Lights, camera, action |

Lights, camera, action

Nate Peterson
The Aspen Times

Reggie Crist was trying to catch his breath Sunday at the bottom of the skiercross course when an ESPN camera homed in on him. Then a microphone was stuck in front of his face.

Crist, a six-year Winter X Games veteran, knew the drill. With the men’s skiercross final being broadcast live on ESPN around the country, there was no time to ask for a quick 20-second breather.

“You’re at the mercy of the cameras,” said Crist, who won silver in the men’s finals. “It’s interesting, with it being live, that you have to perform when they say go.”

Interesting having a double meaning, Crist added. Being scripted into a live television production does have some drawbacks for athletes (see long waits during commercial breaks), but at the same time it’s much more compelling for those tuning in at home, Crist said.

“As an American, you can’t watch the Olympics live, but you can watch the X Games live and that’s huge,” said Crist, a former Olympian himself. “I’ll tell you what, I’ve got a bunch of my family and friends watching TV, and to have that excitement of knowing that it’s live is huge. I’m really excited to watch the Olympic downhill this year, but I’m already going to know who has won it. It loses some of its significance.”

ESPN decided to go live with its Winter X coverage in 2004, adding another fresh aspect to what was already known as the most progressive winter action sports event in the world.

There’s no denying the decision has helped grow the games’ appeal. Winter X’s viewership for the live primetime events has grown at a rate of 33 percent for the past two years. This year, there’s the possibility of more than 1 million households tuning in each night to watch the action ” up from last year’s 677,000 average.

“Fans of action sports will tune in whether it’s live or not, but casual sports fans expect a big event to be live,” said Ron Semiao, the senior vice president of ESPN Original Entertainment. “If it’s not live they don’t think it’s that important. I don’t think we’ll ever go back.”

ESPN’s 15 hours of live coverage this year is immaculately put together by a small army of television production employees that totals more than 500. The only thing that ESPN can’t control is the weather and injuries, which can delay a production schedule.

The upside of being live, however, far outweighs the downside, Semiao said.

“It’s pretty much that way with most sports,” Semiao said. “When we cover auto races, if there’s rain on the track there can be delays. Weather can delay a baseball game. You have to react accordingly.”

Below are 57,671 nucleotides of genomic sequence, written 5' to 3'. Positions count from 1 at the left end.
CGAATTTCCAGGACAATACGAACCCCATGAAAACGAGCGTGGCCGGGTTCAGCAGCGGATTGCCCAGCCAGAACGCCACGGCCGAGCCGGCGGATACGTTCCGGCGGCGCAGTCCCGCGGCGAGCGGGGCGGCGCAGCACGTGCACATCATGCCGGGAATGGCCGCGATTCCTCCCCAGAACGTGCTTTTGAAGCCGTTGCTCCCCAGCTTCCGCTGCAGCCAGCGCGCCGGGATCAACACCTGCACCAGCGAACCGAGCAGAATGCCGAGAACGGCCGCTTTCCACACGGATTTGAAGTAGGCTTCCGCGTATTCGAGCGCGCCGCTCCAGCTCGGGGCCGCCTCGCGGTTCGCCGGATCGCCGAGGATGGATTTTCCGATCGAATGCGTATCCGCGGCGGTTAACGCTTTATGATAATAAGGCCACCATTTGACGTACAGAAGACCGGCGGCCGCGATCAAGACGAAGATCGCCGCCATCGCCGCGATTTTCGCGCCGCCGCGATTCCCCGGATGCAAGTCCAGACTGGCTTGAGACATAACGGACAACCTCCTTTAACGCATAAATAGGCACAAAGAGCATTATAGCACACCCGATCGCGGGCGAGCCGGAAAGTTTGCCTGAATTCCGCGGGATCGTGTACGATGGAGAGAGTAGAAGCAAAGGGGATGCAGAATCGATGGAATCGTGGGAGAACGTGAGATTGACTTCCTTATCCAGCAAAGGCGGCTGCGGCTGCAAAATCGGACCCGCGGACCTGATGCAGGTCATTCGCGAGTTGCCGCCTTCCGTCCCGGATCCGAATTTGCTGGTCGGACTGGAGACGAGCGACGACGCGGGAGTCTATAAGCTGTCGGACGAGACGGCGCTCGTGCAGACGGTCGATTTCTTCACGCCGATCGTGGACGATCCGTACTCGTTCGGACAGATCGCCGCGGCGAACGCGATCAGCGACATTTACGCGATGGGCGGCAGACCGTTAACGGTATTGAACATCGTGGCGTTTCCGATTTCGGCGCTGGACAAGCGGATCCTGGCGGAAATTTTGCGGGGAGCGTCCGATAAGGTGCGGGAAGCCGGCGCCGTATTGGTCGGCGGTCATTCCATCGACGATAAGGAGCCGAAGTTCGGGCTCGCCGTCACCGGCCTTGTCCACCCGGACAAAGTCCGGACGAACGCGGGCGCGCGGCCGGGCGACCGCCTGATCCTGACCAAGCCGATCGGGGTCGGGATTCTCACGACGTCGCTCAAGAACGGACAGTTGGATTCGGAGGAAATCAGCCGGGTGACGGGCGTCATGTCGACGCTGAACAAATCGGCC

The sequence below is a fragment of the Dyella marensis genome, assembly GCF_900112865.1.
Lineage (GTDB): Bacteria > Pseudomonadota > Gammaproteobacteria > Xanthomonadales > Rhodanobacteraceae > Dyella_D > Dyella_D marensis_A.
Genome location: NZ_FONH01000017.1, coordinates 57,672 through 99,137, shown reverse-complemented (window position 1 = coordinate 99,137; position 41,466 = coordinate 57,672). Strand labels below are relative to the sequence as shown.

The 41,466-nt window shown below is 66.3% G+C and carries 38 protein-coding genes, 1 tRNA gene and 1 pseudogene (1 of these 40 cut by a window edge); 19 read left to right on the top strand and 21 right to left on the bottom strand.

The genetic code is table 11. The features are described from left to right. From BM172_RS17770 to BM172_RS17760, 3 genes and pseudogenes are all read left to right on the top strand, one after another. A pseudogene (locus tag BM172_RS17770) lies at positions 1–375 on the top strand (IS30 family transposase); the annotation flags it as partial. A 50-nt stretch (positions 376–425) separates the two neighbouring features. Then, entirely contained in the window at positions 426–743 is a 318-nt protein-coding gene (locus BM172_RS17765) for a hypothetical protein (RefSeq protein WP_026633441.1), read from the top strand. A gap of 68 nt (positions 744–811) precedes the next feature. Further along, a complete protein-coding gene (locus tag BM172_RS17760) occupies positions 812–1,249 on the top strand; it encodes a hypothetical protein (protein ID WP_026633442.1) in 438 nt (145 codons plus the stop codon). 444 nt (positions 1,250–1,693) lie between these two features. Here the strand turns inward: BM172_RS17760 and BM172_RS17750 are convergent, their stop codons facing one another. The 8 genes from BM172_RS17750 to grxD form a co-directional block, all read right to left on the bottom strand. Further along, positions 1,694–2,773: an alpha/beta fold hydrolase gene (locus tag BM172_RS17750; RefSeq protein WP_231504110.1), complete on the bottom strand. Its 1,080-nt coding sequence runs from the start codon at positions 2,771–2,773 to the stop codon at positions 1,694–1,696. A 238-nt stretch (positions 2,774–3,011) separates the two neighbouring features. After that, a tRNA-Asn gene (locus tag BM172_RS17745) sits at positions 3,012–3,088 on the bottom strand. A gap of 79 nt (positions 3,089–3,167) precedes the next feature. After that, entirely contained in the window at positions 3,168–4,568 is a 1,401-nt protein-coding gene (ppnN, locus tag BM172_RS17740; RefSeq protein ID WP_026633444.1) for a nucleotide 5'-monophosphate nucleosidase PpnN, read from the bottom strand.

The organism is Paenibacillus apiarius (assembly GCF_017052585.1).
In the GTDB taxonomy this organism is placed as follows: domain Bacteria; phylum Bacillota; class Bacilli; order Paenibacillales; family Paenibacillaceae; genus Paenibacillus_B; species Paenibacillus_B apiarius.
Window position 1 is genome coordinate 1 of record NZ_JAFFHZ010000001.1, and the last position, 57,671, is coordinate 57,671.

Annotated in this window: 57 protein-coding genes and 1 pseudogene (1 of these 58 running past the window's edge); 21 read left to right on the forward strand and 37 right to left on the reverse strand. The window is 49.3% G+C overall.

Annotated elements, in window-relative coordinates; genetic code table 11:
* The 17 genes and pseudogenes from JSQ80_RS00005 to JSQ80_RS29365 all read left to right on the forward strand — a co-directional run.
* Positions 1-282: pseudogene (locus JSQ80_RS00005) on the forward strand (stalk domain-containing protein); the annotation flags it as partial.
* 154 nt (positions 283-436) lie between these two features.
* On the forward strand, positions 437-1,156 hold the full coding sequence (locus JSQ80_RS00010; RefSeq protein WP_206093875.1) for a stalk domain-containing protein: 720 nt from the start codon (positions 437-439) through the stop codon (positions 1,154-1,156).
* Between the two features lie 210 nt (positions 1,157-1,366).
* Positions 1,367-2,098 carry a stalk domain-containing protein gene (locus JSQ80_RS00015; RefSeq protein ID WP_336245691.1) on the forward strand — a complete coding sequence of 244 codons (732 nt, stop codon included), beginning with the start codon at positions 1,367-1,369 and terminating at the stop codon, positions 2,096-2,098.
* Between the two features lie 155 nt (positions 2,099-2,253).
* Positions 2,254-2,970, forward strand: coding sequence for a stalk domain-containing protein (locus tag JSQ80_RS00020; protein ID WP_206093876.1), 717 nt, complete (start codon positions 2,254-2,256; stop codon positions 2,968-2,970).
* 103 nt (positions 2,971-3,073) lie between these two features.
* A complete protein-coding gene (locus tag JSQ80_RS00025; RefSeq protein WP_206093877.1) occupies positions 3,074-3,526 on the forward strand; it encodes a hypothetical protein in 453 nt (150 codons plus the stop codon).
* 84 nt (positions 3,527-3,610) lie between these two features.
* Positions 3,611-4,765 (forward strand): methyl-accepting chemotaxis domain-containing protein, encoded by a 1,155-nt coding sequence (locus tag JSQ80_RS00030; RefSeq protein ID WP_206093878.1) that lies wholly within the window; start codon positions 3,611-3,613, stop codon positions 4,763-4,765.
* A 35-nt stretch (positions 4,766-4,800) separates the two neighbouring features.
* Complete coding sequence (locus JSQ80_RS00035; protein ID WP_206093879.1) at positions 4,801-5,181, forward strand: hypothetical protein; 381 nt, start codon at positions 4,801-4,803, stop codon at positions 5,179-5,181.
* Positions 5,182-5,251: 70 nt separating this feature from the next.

Thus, when snow started falling Saturday night, the first part of the motocross best trick finals was moved to Sunday night and ESPN’s live coverage focused on the women’s superpipe final.

On Sunday, with three inches of fresh snow, the men’s slopestyle final was reformatted as a best-trick contest because the track for the top part of the slopestyle course was too slow.

The men’s skiercross finals weren’t delayed, but with the snow on the course, the action wasn’t as fast as Saturday’s qualifiers. And the first part of the motocross best trick final was again put off, repackaged as a one-part final set to take place at 8:15 p.m.

T.J. Schiller, who won the skier big air contest, said the realities of live television made for a final that wasn’t as compelling as year’s past. If the event wasn’t live, it could have been rescheduled for Monday and “we could have shown what we’re all capable of doing,” Schiller said.

“But it’s cool,” added Schiller. “It gets people stoked, it’s easy to watch, and it’s real easy to understand. I definitely would have preferred to do the slopestyle. But I can’t complain. I just won X Games. That’s crazy.”

Tanner Hall, who won the men’s skier slopestyle in 2004, 2003 and 2002, didn’t compete Sunday because of the course conditions, which he said “were sketchy.”

Still, Hall said he prefers the X Games’ live format ” and said he was excited to compete in Tuesday night’s primetime men’s skier superpipe final.

The pressure of performing on live television distinguishes the best from the rest, he said.

“Some guys freeze up,” he said. “That separates the professionals from the amateurs, you know what I mean? Who has that competitive edge and that can hold on and keep it up every year. You got to be ready to go. You’ve got to be in your competitive frame of mind, and once you’re into that, no one can break you.”

Schiller agreed with Hall’s reasoning. He said that there are some “annoying” aspects of live TV, such as waiting for TV producers to tell you when you can and can’t go while trying to stay loose at the top of the course.

It contradicts certain aspects of what skiing is about, Schiller said. But, there’s no denying the feeling of putting down the best trick on live television ” a feeling that had Schiller smiling while fingering his gold medal Sunday.

“When you go out and ski, you go out and ski. You get to the top and you go down,” Schiller said. “When you get to the Winter X Games, you’ve got to wait for commercials and it’s kind of annoying. At the same time it’s like, well, dude, I get to be on the X Games.”

Nate Peterson’s e-mail address is

Aspen, Colorado

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